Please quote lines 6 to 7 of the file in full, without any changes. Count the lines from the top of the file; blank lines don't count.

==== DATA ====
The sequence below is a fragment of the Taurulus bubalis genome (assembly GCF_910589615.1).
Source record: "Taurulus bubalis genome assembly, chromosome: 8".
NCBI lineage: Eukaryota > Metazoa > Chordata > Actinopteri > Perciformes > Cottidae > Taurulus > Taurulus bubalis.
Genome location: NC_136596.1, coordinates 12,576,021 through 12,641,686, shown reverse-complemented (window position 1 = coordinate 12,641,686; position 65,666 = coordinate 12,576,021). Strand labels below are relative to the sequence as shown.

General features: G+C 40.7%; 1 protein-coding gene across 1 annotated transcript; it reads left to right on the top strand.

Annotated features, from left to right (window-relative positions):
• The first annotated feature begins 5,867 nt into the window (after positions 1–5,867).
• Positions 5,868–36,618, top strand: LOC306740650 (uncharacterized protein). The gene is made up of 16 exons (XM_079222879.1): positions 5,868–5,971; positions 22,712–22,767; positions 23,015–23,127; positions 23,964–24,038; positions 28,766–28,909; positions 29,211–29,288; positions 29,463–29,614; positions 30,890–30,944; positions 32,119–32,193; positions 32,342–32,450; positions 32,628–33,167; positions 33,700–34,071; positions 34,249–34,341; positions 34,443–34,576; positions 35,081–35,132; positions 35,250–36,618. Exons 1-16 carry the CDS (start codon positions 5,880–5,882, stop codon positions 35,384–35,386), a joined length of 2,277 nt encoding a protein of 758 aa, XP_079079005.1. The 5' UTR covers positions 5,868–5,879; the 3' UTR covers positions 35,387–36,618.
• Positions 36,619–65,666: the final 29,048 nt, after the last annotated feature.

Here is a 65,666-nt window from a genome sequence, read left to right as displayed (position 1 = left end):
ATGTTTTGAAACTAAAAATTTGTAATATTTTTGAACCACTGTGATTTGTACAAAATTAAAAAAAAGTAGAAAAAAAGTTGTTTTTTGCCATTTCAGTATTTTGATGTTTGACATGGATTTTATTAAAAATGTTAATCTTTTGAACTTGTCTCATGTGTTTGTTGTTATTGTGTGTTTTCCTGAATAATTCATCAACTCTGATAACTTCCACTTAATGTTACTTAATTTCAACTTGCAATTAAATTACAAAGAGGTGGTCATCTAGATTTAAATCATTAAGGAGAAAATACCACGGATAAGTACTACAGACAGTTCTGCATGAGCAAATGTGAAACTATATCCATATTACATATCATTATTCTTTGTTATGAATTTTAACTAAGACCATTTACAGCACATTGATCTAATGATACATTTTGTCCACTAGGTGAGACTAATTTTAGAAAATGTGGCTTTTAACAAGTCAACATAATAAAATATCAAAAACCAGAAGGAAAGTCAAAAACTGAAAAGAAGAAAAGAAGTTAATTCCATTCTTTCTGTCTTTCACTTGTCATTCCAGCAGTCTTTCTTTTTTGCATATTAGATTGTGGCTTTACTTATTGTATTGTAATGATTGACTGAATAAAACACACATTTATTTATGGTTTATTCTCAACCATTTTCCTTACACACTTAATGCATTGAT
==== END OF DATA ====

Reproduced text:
Annotated features, from left to right (window-relative positions):
• The first annotated feature begins 5,867 nt into the window (after positions 1–5,867).